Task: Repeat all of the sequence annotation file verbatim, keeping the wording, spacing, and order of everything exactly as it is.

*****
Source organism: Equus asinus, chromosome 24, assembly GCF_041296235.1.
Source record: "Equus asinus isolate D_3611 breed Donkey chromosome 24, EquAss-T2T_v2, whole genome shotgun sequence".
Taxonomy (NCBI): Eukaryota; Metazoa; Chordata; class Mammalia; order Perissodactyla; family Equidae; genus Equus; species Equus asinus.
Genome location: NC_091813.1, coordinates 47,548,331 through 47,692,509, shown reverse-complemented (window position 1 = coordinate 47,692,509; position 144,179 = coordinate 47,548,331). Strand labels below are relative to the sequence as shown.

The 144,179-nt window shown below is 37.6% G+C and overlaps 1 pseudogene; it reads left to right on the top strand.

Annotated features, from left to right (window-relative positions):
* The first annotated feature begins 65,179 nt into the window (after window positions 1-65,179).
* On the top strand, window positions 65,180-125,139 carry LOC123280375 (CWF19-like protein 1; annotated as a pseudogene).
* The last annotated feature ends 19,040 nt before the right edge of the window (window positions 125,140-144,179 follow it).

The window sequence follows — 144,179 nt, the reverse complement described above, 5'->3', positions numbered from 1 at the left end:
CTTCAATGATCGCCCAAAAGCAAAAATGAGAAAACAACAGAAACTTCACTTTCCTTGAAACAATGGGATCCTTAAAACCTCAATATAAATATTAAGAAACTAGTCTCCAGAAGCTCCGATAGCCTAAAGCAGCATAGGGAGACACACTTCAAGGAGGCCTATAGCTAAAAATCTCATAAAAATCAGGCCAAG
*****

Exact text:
Source organism: Equus asinus, chromosome 24, assembly GCF_041296235.1.
Source record: "Equus asinus isolate D_3611 breed Donkey chromosome 24, EquAss-T2T_v2, whole genome shotgun sequence".
Taxonomy (NCBI): Eukaryota; Metazoa; Chordata; class Mammalia; order Perissodactyla; family Equidae; genus Equus; species Equus asinus.
Genome location: NC_091813.1, coordinates 47,548,331 through 47,692,509, shown reverse-complemented (window position 1 = coordinate 47,692,509; position 144,179 = coordinate 47,548,331). Strand labels below are relative to the sequence as shown.

The 144,179-nt window shown below is 37.6% G+C and overlaps 1 pseudogene; it reads left to right on the top strand.

Annotated features, from left to right (window-relative positions):
* The first annotated feature begins 65,179 nt into the window (after window positions 1-65,179).
* On the top strand, window positions 65,180-125,139 carry LOC123280375 (CWF19-like protein 1; annotated as a pseudogene).
* The last annotated feature ends 19,040 nt before the right edge of the window (window positions 125,140-144,179 follow it).

The window sequence follows — 144,179 nt, the reverse complement described above, 5'->3', positions numbered from 1 at the left end:
CTTCAATGATCGCCCAAAAGCAAAAATGAGAAAACAACAGAAACTTCACTTTCCTTGAAACAATGGGATCCTTAAAACCTCAATATAAATATTAAGAAACTAGTCTCCAGAAGCTCCGATAGCCTAAAGCAGCATAGGGAGACACACTTCAAGGAGGCCTATAGCTAAAAATCTCATAAAAATCAGGCCAAG